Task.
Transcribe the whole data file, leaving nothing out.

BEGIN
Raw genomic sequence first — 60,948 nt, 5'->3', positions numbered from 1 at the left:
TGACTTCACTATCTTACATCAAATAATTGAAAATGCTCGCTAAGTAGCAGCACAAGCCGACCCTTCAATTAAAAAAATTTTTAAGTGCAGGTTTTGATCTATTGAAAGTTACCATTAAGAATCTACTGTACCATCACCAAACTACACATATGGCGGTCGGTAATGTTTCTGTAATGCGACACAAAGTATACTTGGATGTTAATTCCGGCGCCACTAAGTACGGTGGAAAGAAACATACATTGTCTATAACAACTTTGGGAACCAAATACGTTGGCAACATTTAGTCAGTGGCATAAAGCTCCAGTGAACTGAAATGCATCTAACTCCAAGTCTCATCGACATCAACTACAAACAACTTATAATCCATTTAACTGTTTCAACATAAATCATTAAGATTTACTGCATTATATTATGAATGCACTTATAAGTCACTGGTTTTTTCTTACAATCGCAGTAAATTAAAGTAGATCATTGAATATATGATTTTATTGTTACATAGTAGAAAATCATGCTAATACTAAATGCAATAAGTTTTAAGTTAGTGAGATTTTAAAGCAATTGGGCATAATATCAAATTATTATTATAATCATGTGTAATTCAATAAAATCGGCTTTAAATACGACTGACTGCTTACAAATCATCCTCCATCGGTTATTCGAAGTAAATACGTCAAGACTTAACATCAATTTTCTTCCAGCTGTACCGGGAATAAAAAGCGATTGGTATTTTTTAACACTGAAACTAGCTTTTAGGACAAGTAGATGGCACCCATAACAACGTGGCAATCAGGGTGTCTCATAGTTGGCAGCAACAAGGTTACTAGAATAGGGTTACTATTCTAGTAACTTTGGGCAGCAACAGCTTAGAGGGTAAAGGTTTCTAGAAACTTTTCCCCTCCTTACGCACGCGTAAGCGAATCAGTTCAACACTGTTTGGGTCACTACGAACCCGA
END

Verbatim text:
Raw genomic sequence first — 60,948 nt, 5'->3', positions numbered from 1 at the left:
TGACTTCACTATCTTACATCAAATAATTGAAAATGCTCGCTAAGTAGCAGCACAAGCCGACCCTTCAATTAAAAAAATTTTTAAGTGCAGGTTTTGATCTATTGAAAGTTACCATTAAGAATCTACTGTACCATCACCAAACTACACATATGGCGGTCGGTAATGTTTCTGTAATGCGACACAAAGTATACTTGGATGTTAATTCCGGCGCCACTAAGTACGGTGGAAAGAAACATACATTGTCTATAACAACTTTGGGAACCAAATACGTTGGCAACATTTAGTCAGTGGCATAAAGCTCCAGTGAACTGAAATGCATCTAACTCCAAGTCTCATCGACATCAACTACAAACAACTTATAATCCATTTAACTGTTTCAACATAAATCATTAAGATTTACTGCATTATATTATGAATGCACTTATAAGTCACTGGTTTTTTCTTACAATCGCAGTAAATTAAAGTAGATCATTGAATATATGATTTTATTGTTACATAGTAGAAAATCATGCTAATACTAAATGCAATAAGTTTTAAGTTAGTGAGATTTTAAAGCAATTGGGCATAATATCAAATTATTATTATAATCATGTGTAATTCAATAAAATCGGCTTTAAATACGACTGACTGCTTACAAATCATCCTCCATCGGTTATTCGAAGTAAATACGTCAAGACTTAACATCAATTTTCTTCCAGCTGTACCGGGAATAAAAAGCGATTGGTATTTTTTAACACTGAAACTAGCTTTTAGGACAAGTAGATGGCACCCATAACAACGTGGCAATCAGGGTGTCTCATAGTTGGCAGCAACAAGGTTACTAGAATAGGGTTACTATTCTAGTAACTTTGGGCAGCAACAGCTTAGAGGGTAAAGGTTTCTAGAAACTTTTCCCCTCCTTACGCACGCGTAAGCGAATCAGTTCAACACTGTTTGGGTCACTACGAACCCGA